In the story of the Annunciation the word ‘overshadowed’ is full of multi leveled significance. One connection is that it is an allusion to the the story of Ruth and Boaz in the Old Testament. You may remember that the young widow Ruth presented herself for marriage to her husband’s kinsman, Boaz, and that he evidenced his betrothal to Ruth by wrapping his cloak around her. The word for cloak is the same word used in Hebrew for angels’ wings, and the transliteration of the word in the New Testament is ‘overshadowed’. The clear reference is that the Blessed Virgin is being ‘betrothed’ to God through the ministry of the angel who ‘overshadows’ her as the Hebrew bridegroom does to express his intentions to his bride.

I was relating this detail in an RCIA class some time ago and in the audience were some members of the local Maronite community, who originate from the Middle East. One of them raised his hand and said,  “Father, this is still the custom in the Middle East. The Bedouin and other tribes have an ancient betrothal ceremony in which the bridegroom wraps his cloak around the young girl to signal his intentions to her.” This ancient custom is observed, and when they are asked why they do this they answer, “Because it is the way of our ancestors back to the time of Abraham.”
That’s not all. He also said that it is still the custom in some of these tribes for an older man to be betrothed to a young girl around the age of thirteen or fourteen. She enters his extended family, but they do not consummate the marriage until a few years later. In the meantime, she remains as a betrothed virgin. This has practical advantages as the young daughters are given a sense of security, but they live within the secure confines of the extended family, with the older women, learning about the ways of the family life until it is time for them to enter fully into marriage and childbearing.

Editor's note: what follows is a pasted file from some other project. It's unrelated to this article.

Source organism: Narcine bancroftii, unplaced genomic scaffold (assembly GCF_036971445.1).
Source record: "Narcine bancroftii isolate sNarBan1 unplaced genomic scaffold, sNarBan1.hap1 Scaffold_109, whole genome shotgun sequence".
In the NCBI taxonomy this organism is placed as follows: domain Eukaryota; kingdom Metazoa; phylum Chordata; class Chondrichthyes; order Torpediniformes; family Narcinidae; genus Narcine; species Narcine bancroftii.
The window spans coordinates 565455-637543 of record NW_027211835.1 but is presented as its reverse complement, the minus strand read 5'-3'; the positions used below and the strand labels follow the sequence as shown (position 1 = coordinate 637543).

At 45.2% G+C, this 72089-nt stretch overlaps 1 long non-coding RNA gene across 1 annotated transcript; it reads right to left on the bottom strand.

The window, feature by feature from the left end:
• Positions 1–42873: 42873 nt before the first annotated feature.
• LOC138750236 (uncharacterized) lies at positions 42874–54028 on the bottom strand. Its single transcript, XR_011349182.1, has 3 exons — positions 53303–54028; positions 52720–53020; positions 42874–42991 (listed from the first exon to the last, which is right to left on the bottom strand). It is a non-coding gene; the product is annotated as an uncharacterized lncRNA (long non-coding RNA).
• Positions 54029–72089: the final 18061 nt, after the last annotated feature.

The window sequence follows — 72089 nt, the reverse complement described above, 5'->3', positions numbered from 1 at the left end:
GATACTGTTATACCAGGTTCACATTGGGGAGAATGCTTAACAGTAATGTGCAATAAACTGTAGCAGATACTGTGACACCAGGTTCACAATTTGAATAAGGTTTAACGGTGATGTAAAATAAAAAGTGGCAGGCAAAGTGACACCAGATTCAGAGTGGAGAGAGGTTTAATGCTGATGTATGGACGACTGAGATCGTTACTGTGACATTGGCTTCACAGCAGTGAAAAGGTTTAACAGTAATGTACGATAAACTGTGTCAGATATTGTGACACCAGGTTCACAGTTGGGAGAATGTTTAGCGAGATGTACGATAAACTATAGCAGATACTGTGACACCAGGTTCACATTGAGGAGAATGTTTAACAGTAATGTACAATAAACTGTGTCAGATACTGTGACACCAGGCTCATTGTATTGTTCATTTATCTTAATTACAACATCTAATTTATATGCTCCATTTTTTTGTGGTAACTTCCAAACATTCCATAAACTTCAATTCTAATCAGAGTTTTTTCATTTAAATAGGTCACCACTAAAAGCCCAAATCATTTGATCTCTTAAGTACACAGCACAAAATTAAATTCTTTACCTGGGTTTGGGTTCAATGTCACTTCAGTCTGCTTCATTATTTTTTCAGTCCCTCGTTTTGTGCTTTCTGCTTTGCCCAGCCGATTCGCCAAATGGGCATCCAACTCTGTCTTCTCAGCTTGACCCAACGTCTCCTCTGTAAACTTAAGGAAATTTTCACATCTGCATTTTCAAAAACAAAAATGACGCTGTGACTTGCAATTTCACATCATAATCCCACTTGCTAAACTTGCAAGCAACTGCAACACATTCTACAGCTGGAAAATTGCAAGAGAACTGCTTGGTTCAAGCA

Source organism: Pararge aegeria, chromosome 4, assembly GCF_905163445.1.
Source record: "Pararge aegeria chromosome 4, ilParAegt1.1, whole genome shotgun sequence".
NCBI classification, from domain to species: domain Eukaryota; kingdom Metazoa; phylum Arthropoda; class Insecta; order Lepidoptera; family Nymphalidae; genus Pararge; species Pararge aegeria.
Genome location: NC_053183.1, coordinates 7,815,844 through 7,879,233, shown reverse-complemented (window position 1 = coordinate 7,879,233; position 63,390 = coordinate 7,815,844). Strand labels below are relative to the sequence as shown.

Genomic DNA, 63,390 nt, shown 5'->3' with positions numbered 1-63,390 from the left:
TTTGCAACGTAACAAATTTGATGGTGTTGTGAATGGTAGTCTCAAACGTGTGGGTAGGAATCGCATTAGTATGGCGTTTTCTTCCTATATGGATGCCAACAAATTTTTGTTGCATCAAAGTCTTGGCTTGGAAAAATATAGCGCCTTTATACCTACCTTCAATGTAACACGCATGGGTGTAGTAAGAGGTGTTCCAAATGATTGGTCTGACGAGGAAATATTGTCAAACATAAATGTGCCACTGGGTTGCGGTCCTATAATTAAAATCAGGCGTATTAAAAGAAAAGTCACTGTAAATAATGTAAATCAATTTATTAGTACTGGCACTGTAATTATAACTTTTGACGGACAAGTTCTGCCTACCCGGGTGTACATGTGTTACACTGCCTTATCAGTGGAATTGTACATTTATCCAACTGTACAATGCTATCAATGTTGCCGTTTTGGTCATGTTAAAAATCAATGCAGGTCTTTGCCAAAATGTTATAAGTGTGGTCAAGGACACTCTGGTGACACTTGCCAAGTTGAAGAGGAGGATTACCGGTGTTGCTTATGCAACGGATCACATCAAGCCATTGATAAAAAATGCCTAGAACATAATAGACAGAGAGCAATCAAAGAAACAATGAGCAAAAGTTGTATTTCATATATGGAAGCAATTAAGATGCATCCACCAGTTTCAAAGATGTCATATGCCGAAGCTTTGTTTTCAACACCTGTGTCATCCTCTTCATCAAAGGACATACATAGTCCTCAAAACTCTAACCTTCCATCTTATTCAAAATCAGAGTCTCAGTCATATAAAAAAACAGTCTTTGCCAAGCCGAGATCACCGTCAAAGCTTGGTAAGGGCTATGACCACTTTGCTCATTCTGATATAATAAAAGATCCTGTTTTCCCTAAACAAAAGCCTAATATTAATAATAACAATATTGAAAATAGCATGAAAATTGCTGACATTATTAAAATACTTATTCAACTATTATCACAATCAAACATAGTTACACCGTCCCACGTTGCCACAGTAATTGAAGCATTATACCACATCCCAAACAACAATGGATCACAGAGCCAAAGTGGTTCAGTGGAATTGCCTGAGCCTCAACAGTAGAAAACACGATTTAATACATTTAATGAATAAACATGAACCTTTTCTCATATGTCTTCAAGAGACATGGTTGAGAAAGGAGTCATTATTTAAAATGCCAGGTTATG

The idea that the older St Joseph would not have relations with his young bride seems so alien to our culture, but within the Semitic culture of the Middle East–even today–the idea that an older man would have a virgin fiancee, and that she would remain a virgin for some time does not seem so unusual. Also, this ceremony of the angel “overshadowing” Mary would have been recognized as legally binding, and one of the reasons why St Joseph would not have had relations with the Blessed Virgin is because she was already (through this event)  “betrothed to God.”
Furthermore, there is evidence that some married members of the Essene religious community took vows of celibacy. An increasing number of scholars believe the Essenes had strong outlying communities, especially in Galilee, and that Jesus and John the Baptist and their disciples would have been strongly influenced by the Essenes. If all this is true, then it is not difficult to see how the Blessed Virgin and St  Joseph would have remained celibate.
In apologetics conversations with those who deny the perpetual virginity of the Blessed Virgin, all of these are good points to bring up.